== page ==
Great salespeople focus on providing value to the customer. Building strong relationships salespeople know what the customer values. The value triangle is: Price, Quality, Performance. Customers can only get two of the three. With low price a customer must give up quality or performance (sometimes expressed as “service”). Those buyers who value high quality are more likely to pay the higher price. If not the higher price, then a competitive price but delivered with better performance.
How To Define Value
Think about your personal purchasing decisions. How do you evaluate a major purchase or even a minor purchase made the first time? Take buying a car for example. What’s the concept of value? Well we have a reason to buy the car. If you value a car just to get you from point A to point B then perhaps a cheap used car will do. Maybe you want a car which brings you prestige. Or an all-electric one because you are environmentally conscious. And most likely no matter what the benefit you want from the car, you will have a budget. So here is the mental calculation you make:
VALUE = BENEFIT / PRICE
When the benefit exceeds the price, that’s good value. With ratio of benefit to price less than one we don’t see the value in making the purchase. Great salespeople spend enough time understanding what benefit the prospect wants from the purchase. Then use the concept of value to justify the price.
The Concept Of Value Is Situational
Ever hear this: “A horse! A horse! My kingdom for a horse!”? It’s from the Shakespeare play King Lear. This is the cry the king makes after his horse is killed in battle, leaving him at the mercy of his enemies. The concept of value of his having a horse at this moment is far different from just shopping for a new steed. Great salespeople have the skill to apply value to the prospect’s current situation. They take the time to ask good questions and listen to hear the cost of the problem the prospect wants to solve. Once they know the cost then they present the benefit of their solution relative to relieving the problem.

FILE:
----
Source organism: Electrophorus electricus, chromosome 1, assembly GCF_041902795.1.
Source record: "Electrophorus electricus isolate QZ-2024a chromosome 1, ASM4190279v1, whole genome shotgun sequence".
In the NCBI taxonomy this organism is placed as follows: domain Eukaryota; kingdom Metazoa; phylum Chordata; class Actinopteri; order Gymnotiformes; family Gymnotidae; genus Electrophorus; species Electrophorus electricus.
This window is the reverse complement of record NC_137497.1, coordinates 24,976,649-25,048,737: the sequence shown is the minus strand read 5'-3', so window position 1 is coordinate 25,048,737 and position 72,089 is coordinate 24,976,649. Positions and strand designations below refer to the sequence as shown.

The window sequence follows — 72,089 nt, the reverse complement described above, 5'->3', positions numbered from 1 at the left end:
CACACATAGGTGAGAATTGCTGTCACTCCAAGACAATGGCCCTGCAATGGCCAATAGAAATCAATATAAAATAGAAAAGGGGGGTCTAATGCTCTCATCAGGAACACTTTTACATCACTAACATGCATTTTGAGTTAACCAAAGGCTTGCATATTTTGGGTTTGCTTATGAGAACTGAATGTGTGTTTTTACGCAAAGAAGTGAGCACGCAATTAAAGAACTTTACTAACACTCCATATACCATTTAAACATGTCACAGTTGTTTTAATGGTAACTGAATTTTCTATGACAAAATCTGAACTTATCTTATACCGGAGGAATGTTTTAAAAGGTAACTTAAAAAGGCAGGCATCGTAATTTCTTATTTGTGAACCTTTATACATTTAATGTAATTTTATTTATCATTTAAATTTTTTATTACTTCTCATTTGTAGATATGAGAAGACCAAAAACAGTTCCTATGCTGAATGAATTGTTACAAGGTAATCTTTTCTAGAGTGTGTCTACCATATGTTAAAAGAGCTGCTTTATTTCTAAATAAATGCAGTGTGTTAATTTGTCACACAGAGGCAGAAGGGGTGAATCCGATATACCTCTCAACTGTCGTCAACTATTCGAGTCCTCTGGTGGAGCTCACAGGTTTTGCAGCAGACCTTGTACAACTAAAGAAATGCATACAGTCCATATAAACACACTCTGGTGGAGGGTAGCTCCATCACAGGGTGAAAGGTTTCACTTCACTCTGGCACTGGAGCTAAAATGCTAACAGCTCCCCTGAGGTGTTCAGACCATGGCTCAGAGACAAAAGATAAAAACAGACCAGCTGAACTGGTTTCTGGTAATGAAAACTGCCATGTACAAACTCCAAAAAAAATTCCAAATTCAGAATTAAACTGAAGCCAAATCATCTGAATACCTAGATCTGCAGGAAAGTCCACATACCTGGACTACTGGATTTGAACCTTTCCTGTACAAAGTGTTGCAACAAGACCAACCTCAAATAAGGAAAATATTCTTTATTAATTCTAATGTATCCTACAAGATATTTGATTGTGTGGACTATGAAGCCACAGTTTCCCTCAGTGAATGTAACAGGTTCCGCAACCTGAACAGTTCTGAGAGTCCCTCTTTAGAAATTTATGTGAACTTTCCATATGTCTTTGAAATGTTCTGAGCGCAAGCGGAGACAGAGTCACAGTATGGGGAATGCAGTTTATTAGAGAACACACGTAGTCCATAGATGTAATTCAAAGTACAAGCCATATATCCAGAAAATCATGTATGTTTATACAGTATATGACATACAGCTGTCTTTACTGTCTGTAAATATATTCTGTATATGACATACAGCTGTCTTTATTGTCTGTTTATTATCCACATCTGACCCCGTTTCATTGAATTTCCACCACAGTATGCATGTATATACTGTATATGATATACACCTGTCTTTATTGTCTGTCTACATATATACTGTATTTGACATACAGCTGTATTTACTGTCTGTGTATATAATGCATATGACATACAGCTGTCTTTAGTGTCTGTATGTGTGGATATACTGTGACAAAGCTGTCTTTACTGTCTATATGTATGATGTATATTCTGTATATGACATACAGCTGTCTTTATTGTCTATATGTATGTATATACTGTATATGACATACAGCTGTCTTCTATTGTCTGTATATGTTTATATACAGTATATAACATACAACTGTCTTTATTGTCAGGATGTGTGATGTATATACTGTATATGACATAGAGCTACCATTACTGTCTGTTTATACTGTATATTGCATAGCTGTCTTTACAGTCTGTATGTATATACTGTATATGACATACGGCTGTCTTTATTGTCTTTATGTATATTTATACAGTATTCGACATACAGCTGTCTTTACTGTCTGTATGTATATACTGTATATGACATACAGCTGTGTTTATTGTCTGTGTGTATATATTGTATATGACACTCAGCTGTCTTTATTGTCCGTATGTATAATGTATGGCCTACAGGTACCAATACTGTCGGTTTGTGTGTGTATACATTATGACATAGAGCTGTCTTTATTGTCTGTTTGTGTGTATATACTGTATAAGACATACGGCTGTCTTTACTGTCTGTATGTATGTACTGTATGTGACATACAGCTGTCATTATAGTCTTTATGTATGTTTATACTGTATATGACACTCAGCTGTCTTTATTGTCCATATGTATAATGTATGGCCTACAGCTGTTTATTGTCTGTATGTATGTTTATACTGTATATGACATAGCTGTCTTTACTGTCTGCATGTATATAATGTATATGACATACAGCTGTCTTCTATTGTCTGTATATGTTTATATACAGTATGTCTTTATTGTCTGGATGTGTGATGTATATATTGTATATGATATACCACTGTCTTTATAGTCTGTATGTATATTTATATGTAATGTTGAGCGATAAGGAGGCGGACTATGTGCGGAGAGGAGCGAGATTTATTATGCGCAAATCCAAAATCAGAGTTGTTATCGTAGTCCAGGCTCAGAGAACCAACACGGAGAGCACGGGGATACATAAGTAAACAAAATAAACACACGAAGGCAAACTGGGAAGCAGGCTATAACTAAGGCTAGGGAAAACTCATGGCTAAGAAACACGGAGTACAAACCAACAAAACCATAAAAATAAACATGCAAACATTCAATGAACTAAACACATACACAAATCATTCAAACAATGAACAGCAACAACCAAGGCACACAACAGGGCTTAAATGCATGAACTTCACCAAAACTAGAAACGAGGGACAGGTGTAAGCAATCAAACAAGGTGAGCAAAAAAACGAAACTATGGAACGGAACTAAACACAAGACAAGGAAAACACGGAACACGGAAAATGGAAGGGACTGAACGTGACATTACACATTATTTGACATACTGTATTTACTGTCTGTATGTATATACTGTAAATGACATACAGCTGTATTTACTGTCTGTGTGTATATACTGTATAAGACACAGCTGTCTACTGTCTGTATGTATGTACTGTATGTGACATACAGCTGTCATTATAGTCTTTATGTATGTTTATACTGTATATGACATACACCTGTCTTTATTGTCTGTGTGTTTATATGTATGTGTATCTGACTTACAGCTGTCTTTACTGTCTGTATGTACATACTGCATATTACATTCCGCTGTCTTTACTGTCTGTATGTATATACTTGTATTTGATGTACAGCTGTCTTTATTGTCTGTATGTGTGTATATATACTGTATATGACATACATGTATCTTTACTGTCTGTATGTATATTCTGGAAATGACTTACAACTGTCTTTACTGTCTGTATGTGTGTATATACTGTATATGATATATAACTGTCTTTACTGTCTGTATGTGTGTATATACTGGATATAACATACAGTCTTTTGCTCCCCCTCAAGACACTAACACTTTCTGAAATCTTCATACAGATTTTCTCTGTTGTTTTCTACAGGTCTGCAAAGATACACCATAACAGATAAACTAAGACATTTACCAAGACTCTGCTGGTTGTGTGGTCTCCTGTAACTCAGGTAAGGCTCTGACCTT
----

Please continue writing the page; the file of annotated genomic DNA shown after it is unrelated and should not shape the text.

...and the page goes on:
How The Concept Of Value Works
Now in the US there is a debate on providing booster vaccines against COVID infection. One presentation looked at the value of a booster this way. A booster shot costs about $50 but the cost of a COVID hospitalization could be $30,000. So the benefit of investing $50 to eliminate the high cost of hospitalization has a large positive value (VALUE=30,000/50). And according to the argument this doesn’t even include all the benefits of not taking a hospital bed or potential prolonged effects of COVID infection to the patient. So one can see great value in providing booster shots.
The Concept Of Value Is Not Always Concrete
Great salespeople believe all purchasing decisions are based on emotion. So the concept of value includes the intangibles. People buy from those they like and trust. Building a strong relationship with customers adds value. Exceptional service like prompt response to complaints is a value booster. Solving the customer’s problem in a unique way adds value. When I sold safety products a railroad company was “shopping” for a new vendor to reduce the purchase price of the safety products they bought. Our approach was to reduce the workplace injuries driving down that cost and having a positive effect on morale. So we identified the most impactful safety issues and based our offer on eliminating them. Our concept of value was different than the original value the railroad was looking for.
What Can You Do Right Now With The Concept Of Value?
- Ask good questions and listen well to see what benefit the prospect is looking for
- Understand that prospects will buy when the benefit exceeds the price
- Take advantage of the “hidden” benefits in your solution